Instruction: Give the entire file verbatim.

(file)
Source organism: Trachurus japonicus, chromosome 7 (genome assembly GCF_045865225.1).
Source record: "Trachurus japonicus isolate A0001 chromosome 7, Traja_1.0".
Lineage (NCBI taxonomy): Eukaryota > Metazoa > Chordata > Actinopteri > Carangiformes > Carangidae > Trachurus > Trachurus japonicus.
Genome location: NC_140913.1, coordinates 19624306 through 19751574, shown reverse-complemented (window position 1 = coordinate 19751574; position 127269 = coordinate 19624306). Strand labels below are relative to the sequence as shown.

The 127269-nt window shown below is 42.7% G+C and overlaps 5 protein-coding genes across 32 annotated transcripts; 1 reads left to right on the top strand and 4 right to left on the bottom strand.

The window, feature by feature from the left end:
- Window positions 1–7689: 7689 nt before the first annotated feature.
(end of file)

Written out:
Source organism: Trachurus japonicus, chromosome 7 (genome assembly GCF_045865225.1).
Source record: "Trachurus japonicus isolate A0001 chromosome 7, Traja_1.0".
Lineage (NCBI taxonomy): Eukaryota > Metazoa > Chordata > Actinopteri > Carangiformes > Carangidae > Trachurus > Trachurus japonicus.
Genome location: NC_140913.1, coordinates 19624306 through 19751574, shown reverse-complemented (window position 1 = coordinate 19751574; position 127269 = coordinate 19624306). Strand labels below are relative to the sequence as shown.

The 127269-nt window shown below is 42.7% G+C and overlaps 5 protein-coding genes across 32 annotated transcripts; 1 reads left to right on the top strand and 4 right to left on the bottom strand.

The window, feature by feature from the left end:
- Window positions 1–7689: 7689 nt before the first annotated feature.